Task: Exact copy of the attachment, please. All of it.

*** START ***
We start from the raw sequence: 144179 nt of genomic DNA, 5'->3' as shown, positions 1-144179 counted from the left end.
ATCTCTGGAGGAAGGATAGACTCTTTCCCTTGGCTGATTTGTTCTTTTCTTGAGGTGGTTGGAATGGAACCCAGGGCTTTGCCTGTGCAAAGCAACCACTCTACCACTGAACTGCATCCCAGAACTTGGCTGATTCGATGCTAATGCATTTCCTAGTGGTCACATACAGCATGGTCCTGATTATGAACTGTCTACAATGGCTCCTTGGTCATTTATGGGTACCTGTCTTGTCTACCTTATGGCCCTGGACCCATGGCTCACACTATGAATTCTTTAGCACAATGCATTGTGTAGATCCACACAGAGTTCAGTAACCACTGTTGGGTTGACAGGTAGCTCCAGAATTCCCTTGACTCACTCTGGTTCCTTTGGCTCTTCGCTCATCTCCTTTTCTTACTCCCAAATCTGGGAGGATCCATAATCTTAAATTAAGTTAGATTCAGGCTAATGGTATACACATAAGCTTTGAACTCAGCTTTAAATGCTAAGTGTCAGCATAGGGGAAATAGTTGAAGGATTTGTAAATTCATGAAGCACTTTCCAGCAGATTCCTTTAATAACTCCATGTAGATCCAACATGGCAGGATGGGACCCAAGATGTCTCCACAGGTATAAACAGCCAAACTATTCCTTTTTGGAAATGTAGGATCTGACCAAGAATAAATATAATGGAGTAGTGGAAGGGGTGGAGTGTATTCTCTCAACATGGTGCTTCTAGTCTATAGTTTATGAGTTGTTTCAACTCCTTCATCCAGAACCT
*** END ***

We start from the raw sequence: 144179 nt of genomic DNA, 5'->3' as shown, positions 1-144179 counted from the left end.
ATCTCTGGAGGAAGGATAGACTCTTTCCCTTGGCTGATTTGTTCTTTTCTTGAGGTGGTTGGAATGGAACCCAGGGCTTTGCCTGTGCAAAGCAACCACTCTACCACTGAACTGCATCCCAGAACTTGGCTGATTCGATGCTAATGCATTTCCTAGTGGTCACATACAGCATGGTCCTGATTATGAACTGTCTACAATGGCTCCTTGGTCATTTATGGGTACCTGTCTTGTCTACCTTATGGCCCTGGACCCATGGCTCACACTATGAATTCTTTAGCACAATGCATTGTGTAGATCCACACAGAGTTCAGTAACCACTGTTGGGTTGACAGGTAGCTCCAGAATTCCCTTGACTCACTCTGGTTCCTTTGGCTCTTCGCTCATCTCCTTTTCTTACTCCCAAATCTGGGAGGATCCATAATCTTAAATTAAGTTAGATTCAGGCTAATGGTATACACATAAGCTTTGAACTCAGCTTTAAATGCTAAGTGTCAGCATAGGGGAAATAGTTGAAGGATTTGTAAATTCATGAAGCACTTTCCAGCAGATTCCTTTAATAACTCCATGTAGATCCAACATGGCAGGATGGGACCCAAGATGTCTCCACAGGTATAAACAGCCAAACTATTCCTTTTTGGAAATGTAGGATCTGACCAAGAATAAATATAATGGAGTAGTGGAAGGGGTGGAGTGTATTCTCTCAACATGGTGCTTCTAGTCTATAGTTTATGAGTTGTTTCAACTCCTTCATCCAGAACCT